Most villages have between 150 and 200 members. The average resident is a middle-class, 74-year-old woman. Each member pays an annual fee — the average is about $435, but can range from $50 to $1,500. All villages offer discounts or subsidies for lower-income residents, and most take part in fundraising efforts to support their communities.

Villages Benefit Caregivers, Too
 
More than 7 million of the 44 million Americans who act as family caregivers for someone over age 50 live at least an hour away from their loved one. These long-distance caregivers face constant worry about how their parents are faring each day, as well as guilt over not being there more often. The Village Movement can ease those concerns. "Baby Boomers are really driving the movement in two ways," says Candace Baldwin, who oversees the VTV Network for NCB Capital Impact, a national non-profit community development group that supports the village model. "First, they are purchasing the membership for their parents, which gives them peace of mind. Second, they believe this is the model they want for their future housing as they grow older and so they are starting that conversation in their own neighborhoods.”

Enrolling parents in a village can also help adult children ease future care transitions. "If you have a mom in a village who has progressive dementia," Baldwin says, "and it becomes apparent she may need to move to receive more specialized care, the care manager who has been part of the village services can facilitate that conversation more easily because they have known both you and your mom through your mom’s residency.”

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As I see it, the Village Movement taps into essential boomer characteristics of independence and volunteerism. Village members have control over their lives — and many volunteer to help other village members. Many support family caregivers by checking up on neighbors on days an adult child cannot, but their support for each other can extend well beyond that. Up to 60 percent of residents volunteer or have embraced encore careers to aid their villages, Baldwin says. In one village, a retired lawyer provides pro bono counsel to neighbors; in another, a nurse volunteers to help older villagers with daily medications; in yet another, a retired executive offers tai chi lessons.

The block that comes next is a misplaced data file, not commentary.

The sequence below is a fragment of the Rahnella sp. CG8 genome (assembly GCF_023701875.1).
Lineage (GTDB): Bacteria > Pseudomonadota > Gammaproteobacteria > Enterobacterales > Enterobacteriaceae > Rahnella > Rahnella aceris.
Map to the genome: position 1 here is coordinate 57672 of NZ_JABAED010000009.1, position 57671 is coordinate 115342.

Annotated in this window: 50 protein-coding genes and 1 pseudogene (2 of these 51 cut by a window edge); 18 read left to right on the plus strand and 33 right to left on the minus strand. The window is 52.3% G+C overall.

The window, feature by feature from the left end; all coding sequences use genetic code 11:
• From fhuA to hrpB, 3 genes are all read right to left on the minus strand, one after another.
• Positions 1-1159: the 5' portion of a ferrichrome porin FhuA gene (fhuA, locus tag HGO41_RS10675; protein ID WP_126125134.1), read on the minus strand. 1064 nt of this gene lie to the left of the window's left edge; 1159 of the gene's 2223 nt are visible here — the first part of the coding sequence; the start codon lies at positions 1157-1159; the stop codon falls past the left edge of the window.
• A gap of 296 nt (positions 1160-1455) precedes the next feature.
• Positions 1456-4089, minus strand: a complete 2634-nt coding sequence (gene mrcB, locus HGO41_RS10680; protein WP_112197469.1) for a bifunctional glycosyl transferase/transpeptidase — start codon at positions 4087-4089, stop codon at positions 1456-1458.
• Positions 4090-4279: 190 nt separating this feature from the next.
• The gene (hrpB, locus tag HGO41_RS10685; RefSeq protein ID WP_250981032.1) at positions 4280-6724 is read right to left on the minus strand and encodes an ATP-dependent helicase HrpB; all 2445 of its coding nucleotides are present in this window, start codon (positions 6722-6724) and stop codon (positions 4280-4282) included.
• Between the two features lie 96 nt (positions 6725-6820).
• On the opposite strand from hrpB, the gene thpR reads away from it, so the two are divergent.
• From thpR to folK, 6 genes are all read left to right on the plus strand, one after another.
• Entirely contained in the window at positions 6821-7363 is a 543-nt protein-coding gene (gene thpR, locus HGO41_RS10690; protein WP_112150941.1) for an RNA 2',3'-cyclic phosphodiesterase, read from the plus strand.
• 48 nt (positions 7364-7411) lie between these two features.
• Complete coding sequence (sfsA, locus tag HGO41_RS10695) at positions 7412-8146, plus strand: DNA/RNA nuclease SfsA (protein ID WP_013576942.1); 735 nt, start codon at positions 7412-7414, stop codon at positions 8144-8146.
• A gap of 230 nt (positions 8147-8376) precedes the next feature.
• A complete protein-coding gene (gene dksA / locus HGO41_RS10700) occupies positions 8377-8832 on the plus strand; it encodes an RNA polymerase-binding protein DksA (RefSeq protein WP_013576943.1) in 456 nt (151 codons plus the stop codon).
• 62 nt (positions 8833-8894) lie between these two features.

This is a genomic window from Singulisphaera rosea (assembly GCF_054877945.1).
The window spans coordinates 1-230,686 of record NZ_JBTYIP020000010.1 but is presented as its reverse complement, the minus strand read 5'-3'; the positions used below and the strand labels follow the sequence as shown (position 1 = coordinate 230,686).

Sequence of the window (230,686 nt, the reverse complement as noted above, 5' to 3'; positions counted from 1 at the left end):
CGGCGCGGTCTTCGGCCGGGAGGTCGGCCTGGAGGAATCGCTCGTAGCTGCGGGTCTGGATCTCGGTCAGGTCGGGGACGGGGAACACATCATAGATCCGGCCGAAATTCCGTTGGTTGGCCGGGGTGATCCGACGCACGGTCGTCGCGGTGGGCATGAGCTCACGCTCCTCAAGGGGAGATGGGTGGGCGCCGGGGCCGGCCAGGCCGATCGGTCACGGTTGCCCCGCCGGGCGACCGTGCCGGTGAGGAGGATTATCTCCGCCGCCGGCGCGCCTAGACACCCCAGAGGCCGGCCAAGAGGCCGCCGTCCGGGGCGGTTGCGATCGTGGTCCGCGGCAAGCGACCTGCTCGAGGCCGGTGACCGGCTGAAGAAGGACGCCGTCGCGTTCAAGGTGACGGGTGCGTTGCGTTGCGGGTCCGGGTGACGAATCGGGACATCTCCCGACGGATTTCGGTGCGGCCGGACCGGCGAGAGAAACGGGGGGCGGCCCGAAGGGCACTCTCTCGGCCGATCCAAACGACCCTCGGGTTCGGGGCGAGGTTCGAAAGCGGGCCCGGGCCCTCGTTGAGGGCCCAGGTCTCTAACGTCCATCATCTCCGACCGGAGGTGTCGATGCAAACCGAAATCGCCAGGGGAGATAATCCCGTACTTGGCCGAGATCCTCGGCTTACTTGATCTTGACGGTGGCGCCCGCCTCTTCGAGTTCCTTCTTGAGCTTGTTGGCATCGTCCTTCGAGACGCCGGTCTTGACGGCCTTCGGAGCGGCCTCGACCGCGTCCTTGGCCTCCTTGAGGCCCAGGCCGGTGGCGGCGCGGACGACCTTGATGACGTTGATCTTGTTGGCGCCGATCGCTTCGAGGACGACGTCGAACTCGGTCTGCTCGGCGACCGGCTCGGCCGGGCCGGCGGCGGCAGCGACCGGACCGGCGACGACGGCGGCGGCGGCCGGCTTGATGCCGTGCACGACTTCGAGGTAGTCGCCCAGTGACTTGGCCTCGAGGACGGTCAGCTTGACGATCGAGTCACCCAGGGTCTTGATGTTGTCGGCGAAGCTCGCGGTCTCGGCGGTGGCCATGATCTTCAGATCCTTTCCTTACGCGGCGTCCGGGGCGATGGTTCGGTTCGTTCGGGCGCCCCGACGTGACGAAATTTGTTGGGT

A Renaissance for Aging in Place?
 
In 15th-century Florence, the Medicis brought sculptors, poets, philosophers, painters and architects together, broke down barriers, and gave birth to the Renaissance that was the bridge between the Middle Ages and the modern era. Perhaps the Village Movement, as a solution for aging with a high quality of life, can bring us to a new age of enlightenment about where and how we should live until we breathe our last.
 
The goals that inspired the village model are not revolutionary. To live at home until our last days is a wish most of us share. But the movement does embrace innovation, combining the best new ideas in community-minded living, volunteerism, personal control and person-centered focus to create what Baldwin calls "the new face of aging."